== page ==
WOMEN MOVE INTO SOCCER SPOTLIGHT AS WORLD CUP APPROACHES
The Washington Post’s Steve Goff is heading to China, which is great news for those of us unable to travel to Beijing (which apparently includes just about every news outlet except USA Today, Sports Illustrated (but not Grant Wahl), and a scant few others… New York Times, not sending a reporter, disappoints again, though I guess they might have a China bureau who could write some reports. I really want to take their soccer coverage over with Jack Bell. We’d kill everybody.)
It’s even better news that a paper like the Post is investing in women’s soccer coverage. It no doubt helps they have a solid local team that’s not waiting for the WUSA to return in order to keep the faith in the ladies’ game.
After the jump are three (of the many) things to watch for when the World Cup kicks off on September 10…
Move over Mia
I know, it’s blasphemy, or maybe it now goes without saying, but Abby Wambach might be better than Mia Hamm. You’ve heard the phrase ‘a man among boys,’ well, Abby is a woman among girls. She towers over most opponents, outweighs most opponents, out-muscles most opponents, and out-skills them. At 5-foot-11-inches, there is no avoiding her physicality on the field, but like the most talented NBA centers, pure size only gets you so far. Wambach is as good technically as anyone on the field. And then there is her mentality: she also out-wits most opponents.
The last game I witnessed was the 2-0 friendly victory over Brazil at Giants Stadium in East Rutherford, NJ, in which Abby had one goal in the box score but fulfilled countless more on the field. She drew more attention and more fouls than any player I’ve seen in a long time, men or women, and single-handedly ruined the match for the Brazilian defense. While she was man-handled (woman-handled? Man, even our language is sexist) innumerable times, she picked herself up and motored on. Her engine never quits. She is an absolute force to be reckoned with. Anyone who didn’t know this already will finally figure this out in Beijing. She is a less-injury-prone, and taller Wayne Rooney.
Out of the Shadows
In the Post Mia Hamm era, in the aftermath of the Brandi Chastain sports-bra-explosion, and in the shadow of the present incarnation of the greatest-female-soccer-player, Abby Wambach, may I offer up Natasha Kai. Young, talented, and covered in tattoos, the native Hawaiian was a late addition to the World Cup squad. It had those of us who have followed the team thanking the heavens. Like DaMarcus Beasley for the men, Kai can bring speed, craftiness, and unrelenting determination to the WNT. If she doesn’t earn a starting spot, look for Kai to be tearing up the flanks or chasing through balls from Wambach and Lilly in the middle when she gets her chance off the bench (likely dominate in at least some of the early games, all the ladies should get a chance). I’m gonna go ahead and call it a coming out party. And what with her Hawaiian, Chinese, Filipino and white ancestry, no one is a better symbol for America than Kai.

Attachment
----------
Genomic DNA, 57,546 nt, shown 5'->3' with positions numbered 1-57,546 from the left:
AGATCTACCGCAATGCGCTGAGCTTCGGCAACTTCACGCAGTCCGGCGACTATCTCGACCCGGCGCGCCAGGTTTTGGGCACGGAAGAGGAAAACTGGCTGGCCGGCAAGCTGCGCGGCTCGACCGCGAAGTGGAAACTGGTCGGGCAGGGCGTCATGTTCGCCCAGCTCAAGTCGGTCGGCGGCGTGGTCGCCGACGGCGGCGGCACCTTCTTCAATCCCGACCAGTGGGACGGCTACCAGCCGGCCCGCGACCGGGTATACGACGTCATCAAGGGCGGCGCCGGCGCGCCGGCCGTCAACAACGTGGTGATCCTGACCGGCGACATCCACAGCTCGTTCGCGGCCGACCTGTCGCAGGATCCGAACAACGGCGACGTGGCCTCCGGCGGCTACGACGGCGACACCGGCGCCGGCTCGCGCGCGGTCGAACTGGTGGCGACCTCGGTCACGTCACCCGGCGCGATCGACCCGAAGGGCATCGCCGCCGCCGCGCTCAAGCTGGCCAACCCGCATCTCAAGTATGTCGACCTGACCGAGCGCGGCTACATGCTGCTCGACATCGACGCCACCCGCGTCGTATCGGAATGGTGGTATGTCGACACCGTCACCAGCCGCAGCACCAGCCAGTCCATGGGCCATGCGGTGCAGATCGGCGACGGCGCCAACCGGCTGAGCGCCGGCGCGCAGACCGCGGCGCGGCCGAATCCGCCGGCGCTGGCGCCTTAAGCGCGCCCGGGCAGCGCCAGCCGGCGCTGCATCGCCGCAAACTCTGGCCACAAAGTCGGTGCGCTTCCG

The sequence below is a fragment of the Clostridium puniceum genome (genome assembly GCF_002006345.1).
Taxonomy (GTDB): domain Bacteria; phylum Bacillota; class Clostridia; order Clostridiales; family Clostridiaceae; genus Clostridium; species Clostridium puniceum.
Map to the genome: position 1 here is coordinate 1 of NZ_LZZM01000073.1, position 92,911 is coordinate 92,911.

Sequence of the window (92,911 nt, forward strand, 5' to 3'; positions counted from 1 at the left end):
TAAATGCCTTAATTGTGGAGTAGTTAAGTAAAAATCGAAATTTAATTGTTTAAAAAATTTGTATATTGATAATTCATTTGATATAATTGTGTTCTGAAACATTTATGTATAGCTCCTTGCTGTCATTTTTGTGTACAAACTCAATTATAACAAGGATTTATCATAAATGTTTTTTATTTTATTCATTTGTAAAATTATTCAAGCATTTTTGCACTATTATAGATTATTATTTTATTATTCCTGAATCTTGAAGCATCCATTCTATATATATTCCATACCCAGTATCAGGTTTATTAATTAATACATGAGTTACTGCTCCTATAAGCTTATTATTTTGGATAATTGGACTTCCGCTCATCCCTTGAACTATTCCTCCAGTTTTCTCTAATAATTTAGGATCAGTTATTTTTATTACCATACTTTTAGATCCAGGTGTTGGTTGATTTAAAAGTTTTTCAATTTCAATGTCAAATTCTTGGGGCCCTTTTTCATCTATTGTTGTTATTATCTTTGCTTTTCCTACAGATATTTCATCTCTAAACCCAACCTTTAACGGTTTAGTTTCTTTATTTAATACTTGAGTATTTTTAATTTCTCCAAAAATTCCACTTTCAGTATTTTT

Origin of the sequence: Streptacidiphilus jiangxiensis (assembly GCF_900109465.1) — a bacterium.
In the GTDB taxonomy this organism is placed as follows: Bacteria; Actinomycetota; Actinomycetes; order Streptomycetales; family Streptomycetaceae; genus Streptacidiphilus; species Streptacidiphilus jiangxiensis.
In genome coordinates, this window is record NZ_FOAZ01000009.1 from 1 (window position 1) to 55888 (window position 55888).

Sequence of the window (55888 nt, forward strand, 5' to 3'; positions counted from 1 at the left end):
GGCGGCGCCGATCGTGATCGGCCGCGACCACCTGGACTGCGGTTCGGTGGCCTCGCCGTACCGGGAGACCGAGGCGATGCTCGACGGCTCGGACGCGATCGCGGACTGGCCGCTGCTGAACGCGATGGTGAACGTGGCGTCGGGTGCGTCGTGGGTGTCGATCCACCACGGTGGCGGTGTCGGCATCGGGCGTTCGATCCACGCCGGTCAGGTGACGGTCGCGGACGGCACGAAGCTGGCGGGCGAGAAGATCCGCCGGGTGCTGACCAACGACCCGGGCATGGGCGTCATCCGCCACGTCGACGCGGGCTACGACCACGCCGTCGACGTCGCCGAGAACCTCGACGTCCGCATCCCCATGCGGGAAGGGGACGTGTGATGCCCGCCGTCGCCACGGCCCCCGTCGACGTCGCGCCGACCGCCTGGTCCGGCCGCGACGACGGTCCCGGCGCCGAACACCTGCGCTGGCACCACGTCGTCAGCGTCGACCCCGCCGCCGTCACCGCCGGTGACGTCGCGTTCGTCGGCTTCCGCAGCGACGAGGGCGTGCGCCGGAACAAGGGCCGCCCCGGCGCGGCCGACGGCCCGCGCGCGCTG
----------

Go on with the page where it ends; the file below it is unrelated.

The Host Nation
Holy crap this place is crazy. The population; the construction; the pollution. While China battles it’s way through an industrial revolution and readies itself for the 2008 Summer Olympic Games (now with no lead!), we have the World Cup-as-test-run. How will the oft-road-blocked international media be welcomed? How transparent will the hosts be? How well will it all work out? If history is any guide, I would not bet against China, a strong nation with extreme pride. Adding to the intrigue, China isn’t exactly a bastion of women’s rights, making the Women’s World Cup an important event.
“It is a different situation (in China),” Abby Wambach told me a few weeks ago after a training session at Giants Stadium and before they rolled through Brazil. “Our feeling is that it’s about the history of women’s soccer. It’s been able to help all of these other countries by virtue of what we do and our success rate. With us getting paid and being able to play this sport as our job, we find that other countries kind of follow in suit. We like to be the leaders in that realm…
As far as the political stuff, we don’t get into that. The best part of why we do what we do is that when you cross a pitch and come into a game environment all that other stuff doesn’t matter. You don’t take any political affiliation with you. That’s not what we’re about or what sports are about.”
But is it more important for the Women’s World Cup to be in a place like China than say here in the U.S.?
“Absolutely,” Wambach quicky responded. “It’s the only way the sport can grow on the women’s side. It’s the most popular sport in the world on the men’s side, and the only way we can grow it, get more girls and women involved, is exposure. Putting the World Cup in China, the Olympics in China, it’s going to be an exciting next few years.”
You can follow along with the ladies in the Empire Of The Sun on their blog. And it looks like Steve Goff will be just about the only soccer writer traveling to China, though I would guess